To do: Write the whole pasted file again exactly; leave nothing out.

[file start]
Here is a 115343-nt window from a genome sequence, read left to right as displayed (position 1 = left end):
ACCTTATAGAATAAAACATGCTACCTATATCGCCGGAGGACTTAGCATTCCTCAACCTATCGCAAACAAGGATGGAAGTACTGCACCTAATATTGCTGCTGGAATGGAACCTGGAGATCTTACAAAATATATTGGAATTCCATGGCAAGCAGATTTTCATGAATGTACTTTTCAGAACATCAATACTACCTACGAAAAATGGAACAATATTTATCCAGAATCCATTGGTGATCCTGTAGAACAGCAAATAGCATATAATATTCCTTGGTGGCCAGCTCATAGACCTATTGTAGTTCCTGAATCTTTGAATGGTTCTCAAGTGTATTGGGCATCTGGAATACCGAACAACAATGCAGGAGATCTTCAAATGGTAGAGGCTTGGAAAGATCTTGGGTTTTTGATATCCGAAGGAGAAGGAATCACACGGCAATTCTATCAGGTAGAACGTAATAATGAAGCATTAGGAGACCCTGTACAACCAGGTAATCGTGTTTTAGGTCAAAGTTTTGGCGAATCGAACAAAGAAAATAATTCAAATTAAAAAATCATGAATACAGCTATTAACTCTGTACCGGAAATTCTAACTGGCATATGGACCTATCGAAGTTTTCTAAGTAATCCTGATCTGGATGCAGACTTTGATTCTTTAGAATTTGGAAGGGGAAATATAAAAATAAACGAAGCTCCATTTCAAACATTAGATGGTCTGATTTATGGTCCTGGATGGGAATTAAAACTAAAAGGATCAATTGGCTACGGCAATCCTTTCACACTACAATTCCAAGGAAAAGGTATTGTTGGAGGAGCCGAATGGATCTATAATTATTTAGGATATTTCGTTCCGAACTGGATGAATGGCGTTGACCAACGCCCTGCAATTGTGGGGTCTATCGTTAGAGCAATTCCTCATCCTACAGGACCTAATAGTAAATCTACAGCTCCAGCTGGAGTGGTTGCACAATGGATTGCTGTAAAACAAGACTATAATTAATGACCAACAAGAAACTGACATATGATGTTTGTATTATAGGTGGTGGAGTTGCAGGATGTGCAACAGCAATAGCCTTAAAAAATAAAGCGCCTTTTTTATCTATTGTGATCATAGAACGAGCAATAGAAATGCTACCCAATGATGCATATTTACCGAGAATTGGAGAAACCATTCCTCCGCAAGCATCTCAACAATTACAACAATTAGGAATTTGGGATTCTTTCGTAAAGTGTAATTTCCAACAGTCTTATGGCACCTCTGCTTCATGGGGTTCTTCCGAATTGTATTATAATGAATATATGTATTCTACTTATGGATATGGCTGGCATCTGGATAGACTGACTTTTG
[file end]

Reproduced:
Here is a 115343-nt window from a genome sequence, read left to right as displayed (position 1 = left end):
ACCTTATAGAATAAAACATGCTACCTATATCGCCGGAGGACTTAGCATTCCTCAACCTATCGCAAACAAGGATGGAAGTACTGCACCTAATATTGCTGCTGGAATGGAACCTGGAGATCTTACAAAATATATTGGAATTCCATGGCAAGCAGATTTTCATGAATGTACTTTTCAGAACATCAATACTACCTACGAAAAATGGAACAATATTTATCCAGAATCCATTGGTGATCCTGTAGAACAGCAAATAGCATATAATATTCCTTGGTGGCCAGCTCATAGACCTATTGTAGTTCCTGAATCTTTGAATGGTTCTCAAGTGTATTGGGCATCTGGAATACCGAACAACAATGCAGGAGATCTTCAAATGGTAGAGGCTTGGAAAGATCTTGGGTTTTTGATATCCGAAGGAGAAGGAATCACACGGCAATTCTATCAGGTAGAACGTAATAATGAAGCATTAGGAGACCCTGTACAACCAGGTAATCGTGTTTTAGGTCAAAGTTTTGGCGAATCGAACAAAGAAAATAATTCAAATTAAAAAATCATGAATACAGCTATTAACTCTGTACCGGAAATTCTAACTGGCATATGGACCTATCGAAGTTTTCTAAGTAATCCTGATCTGGATGCAGACTTTGATTCTTTAGAATTTGGAAGGGGAAATATAAAAATAAACGAAGCTCCATTTCAAACATTAGATGGTCTGATTTATGGTCCTGGATGGGAATTAAAACTAAAAGGATCAATTGGCTACGGCAATCCTTTCACACTACAATTCCAAGGAAAAGGTATTGTTGGAGGAGCCGAATGGATCTATAATTATTTAGGATATTTCGTTCCGAACTGGATGAATGGCGTTGACCAACGCCCTGCAATTGTGGGGTCTATCGTTAGAGCAATTCCTCATCCTACAGGACCTAATAGTAAATCTACAGCTCCAGCTGGAGTGGTTGCACAATGGATTGCTGTAAAACAAGACTATAATTAATGACCAACAAGAAACTGACATATGATGTTTGTATTATAGGTGGTGGAGTTGCAGGATGTGCAACAGCAATAGCCTTAAAAAATAAAGCGCCTTTTTTATCTATTGTGATCATAGAACGAGCAATAGAAATGCTACCCAATGATGCATATTTACCGAGAATTGGAGAAACCATTCCTCCGCAAGCATCTCAACAATTACAACAATTAGGAATTTGGGATTCTTTCGTAAAGTGTAATTTCCAACAGTCTTATGGCACCTCTGCTTCATGGGGTTCTTCCGAATTGTATTATAATGAATATATGTATTCTACTTATGGATATGGCTGGCATCTGGATAGACTGACTTTTG